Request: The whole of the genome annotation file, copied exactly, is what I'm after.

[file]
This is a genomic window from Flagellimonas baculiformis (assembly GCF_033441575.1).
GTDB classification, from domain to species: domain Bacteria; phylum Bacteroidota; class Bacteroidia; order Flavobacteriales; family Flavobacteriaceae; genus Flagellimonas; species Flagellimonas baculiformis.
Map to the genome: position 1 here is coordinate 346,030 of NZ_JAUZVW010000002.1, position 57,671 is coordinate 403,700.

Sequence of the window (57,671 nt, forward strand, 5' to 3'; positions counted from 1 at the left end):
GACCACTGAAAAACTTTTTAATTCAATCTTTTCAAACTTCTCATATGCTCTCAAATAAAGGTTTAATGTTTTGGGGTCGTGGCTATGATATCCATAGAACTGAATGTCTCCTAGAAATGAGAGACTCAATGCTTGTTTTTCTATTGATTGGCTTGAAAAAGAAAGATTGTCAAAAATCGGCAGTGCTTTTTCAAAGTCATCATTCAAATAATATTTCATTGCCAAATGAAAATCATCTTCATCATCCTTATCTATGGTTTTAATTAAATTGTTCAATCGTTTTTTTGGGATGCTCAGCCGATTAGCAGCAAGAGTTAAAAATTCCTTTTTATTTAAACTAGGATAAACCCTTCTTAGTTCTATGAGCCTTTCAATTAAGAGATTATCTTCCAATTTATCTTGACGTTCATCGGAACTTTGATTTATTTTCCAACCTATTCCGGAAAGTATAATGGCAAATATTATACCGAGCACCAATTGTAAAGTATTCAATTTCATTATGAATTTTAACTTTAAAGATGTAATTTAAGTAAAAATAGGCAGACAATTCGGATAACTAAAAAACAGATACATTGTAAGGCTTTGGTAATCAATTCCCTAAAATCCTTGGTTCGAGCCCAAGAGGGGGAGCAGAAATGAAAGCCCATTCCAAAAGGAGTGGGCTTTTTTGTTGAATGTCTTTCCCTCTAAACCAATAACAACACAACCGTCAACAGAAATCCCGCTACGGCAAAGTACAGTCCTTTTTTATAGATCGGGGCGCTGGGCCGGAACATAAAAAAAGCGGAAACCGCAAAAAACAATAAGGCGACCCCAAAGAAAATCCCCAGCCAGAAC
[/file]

This is a genomic window from Flagellimonas baculiformis (assembly GCF_033441575.1).
GTDB classification, from domain to species: domain Bacteria; phylum Bacteroidota; class Bacteroidia; order Flavobacteriales; family Flavobacteriaceae; genus Flagellimonas; species Flagellimonas baculiformis.
Map to the genome: position 1 here is coordinate 346,030 of NZ_JAUZVW010000002.1, position 57,671 is coordinate 403,700.

Sequence of the window (57,671 nt, forward strand, 5' to 3'; positions counted from 1 at the left end):
GACCACTGAAAAACTTTTTAATTCAATCTTTTCAAACTTCTCATATGCTCTCAAATAAAGGTTTAATGTTTTGGGGTCGTGGCTATGATATCCATAGAACTGAATGTCTCCTAGAAATGAGAGACTCAATGCTTGTTTTTCTATTGATTGGCTTGAAAAAGAAAGATTGTCAAAAATCGGCAGTGCTTTTTCAAAGTCATCATTCAAATAATATTTCATTGCCAAATGAAAATCATCTTCATCATCCTTATCTATGGTTTTAATTAAATTGTTCAATCGTTTTTTTGGGATGCTCAGCCGATTAGCAGCAAGAGTTAAAAATTCCTTTTTATTTAAACTAGGATAAACCCTTCTTAGTTCTATGAGCCTTTCAATTAAGAGATTATCTTCCAATTTATCTTGACGTTCATCGGAACTTTGATTTATTTTCCAACCTATTCCGGAAAGTATAATGGCAAATATTATACCGAGCACCAATTGTAAAGTATTCAATTTCATTATGAATTTTAACTTTAAAGATGTAATTTAAGTAAAAATAGGCAGACAATTCGGATAACTAAAAAACAGATACATTGTAAGGCTTTGGTAATCAATTCCCTAAAATCCTTGGTTCGAGCCCAAGAGGGGGAGCAGAAATGAAAGCCCATTCCAAAAGGAGTGGGCTTTTTTGTTGAATGTCTTTCCCTCTAAACCAATAACAACACAACCGTCAACAGAAATCCCGCTACGGCAAAGTACAGTCCTTTTTTATAGATCGGGGCGCTGGGCCGGAACATAAAAAAAGCGGAAACCGCAAAAAACAATAAGGCGACCCCAAAGAAAATCCCCAGCCAGAAC